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Shopping Center Developers Apply for Bonds Under New Government Program

Sept. 3, 2008 — The developers of Island Crossing Shopping Center, a planned 250,000-square-foot shopping mall anchored by Home Depot, are applying to be the first beneficiary of millions of dollars of V.I. government largesse under a new economic-development law called Tax Incremental Financing.
Caribbean Development Partners, the V.I. company developing the shopping center in Barren Spot, is a partnership of several individuals from large stateside capital investment firms, including James River Capital, Stern Brothers Real Estate Finance and Boston Capital.
According to its application for the TIF, CDP was incorporated in the territory in September 2006 and has purchased 44 acres in Barren Spot for $2.13 million, financed by a bank loan. It has commitments from Home Depot and several other businesses to come and build their own stores on slabs prepared by CDP. The partners will provide utilities, grading, drainage and other infrastructure. CDP's filing estimates that preparing the site will cost $14.8 million. CDP is asking for an undetermined amount in government bonds under the TIF program to help finance the cost of the development.
The amount is still under negotiation, and financial information in the application is not current, according to staff at the Economic Development Authority offices in Frederiksted. CDP's application refers to $25.4 million in TIF funding. An attorney present at a public meeting of the EDA on the request in August said $17 million was discussed. CDP's application estimates $38 million in investment from the mall's tenants and a total financial outlay of around $71 million in both private and public funds.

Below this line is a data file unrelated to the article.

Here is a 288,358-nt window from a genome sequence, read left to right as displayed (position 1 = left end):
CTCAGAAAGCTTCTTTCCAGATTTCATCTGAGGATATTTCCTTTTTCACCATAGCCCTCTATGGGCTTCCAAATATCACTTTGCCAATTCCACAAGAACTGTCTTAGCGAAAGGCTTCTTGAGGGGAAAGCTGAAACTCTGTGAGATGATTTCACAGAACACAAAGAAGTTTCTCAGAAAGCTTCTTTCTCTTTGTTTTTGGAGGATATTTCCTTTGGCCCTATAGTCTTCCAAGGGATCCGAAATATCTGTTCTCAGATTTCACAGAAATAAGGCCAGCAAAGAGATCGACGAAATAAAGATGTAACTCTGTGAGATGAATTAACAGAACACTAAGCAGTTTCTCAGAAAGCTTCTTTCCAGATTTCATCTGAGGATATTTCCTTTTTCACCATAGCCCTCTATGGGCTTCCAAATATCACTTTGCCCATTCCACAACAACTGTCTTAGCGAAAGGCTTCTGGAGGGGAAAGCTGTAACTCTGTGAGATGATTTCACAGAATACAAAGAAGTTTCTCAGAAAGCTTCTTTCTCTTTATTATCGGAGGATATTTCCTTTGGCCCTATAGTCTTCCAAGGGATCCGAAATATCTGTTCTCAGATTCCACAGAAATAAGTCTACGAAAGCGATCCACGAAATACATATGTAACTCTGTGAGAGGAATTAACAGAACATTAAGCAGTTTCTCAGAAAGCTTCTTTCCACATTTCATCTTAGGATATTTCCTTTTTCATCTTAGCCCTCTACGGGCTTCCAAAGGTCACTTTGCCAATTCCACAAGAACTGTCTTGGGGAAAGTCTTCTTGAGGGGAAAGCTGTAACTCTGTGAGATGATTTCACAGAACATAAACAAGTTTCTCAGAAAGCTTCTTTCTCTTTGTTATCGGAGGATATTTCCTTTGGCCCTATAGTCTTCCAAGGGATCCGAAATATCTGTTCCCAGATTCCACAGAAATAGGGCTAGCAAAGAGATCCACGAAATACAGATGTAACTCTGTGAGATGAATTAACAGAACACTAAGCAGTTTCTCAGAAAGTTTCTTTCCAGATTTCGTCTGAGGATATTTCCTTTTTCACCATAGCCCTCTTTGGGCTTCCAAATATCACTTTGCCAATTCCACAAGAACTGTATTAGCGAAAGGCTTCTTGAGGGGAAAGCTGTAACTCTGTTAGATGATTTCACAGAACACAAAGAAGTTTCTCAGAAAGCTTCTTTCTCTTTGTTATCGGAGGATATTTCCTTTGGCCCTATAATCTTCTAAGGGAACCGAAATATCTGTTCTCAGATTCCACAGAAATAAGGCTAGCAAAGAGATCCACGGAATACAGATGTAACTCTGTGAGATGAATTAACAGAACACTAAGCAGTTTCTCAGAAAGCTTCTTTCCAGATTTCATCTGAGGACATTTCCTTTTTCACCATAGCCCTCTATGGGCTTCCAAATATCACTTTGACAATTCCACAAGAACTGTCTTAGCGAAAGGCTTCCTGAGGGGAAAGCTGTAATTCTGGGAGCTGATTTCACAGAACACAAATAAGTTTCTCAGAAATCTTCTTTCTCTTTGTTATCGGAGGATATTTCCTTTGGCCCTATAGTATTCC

TIF is a funding used in nearly every state and territory to boost development in economically under-served areas. It gives private developers public money to help defray their costs, paying for it by pledging projected future gains in tax revenues from the current improvements that will create those future gains. Under the V.I. TIF law enacted June 10, a developer coming in with a project idea first submits development plans to the Economic Development Authority and goes through a public review and hearing process.
The EDA, the Legislature and the Public Finance Authority must all approve the application. The PFA then floats bonds and pledges anticipated increased gross receipts and property taxes to pay for it. The funds are meant to help with associated infrastructure costs, such as roads, sidewalks and utility lines. (See "Governor Approves Economic-Development Proposal, Trims Appropriations.")
As the theory goes, if the public funding makes a project feasible that would otherwise not happen, the increased tax revenues it will bring in can justify and over time actually finance the upfront public expense, bootstrapping economic development. Critics in other jurisdictions using TIF argue it must be guarded against abuse by giving public money to private projects that would have happened anyway, enriching the well-connected at the expense of taxpayers.
There was a public meeting held on August 22, which will continue Sept. 10 at 7:30 p.m. in the Port Authority conference room at Henry Rohlsen Airport.
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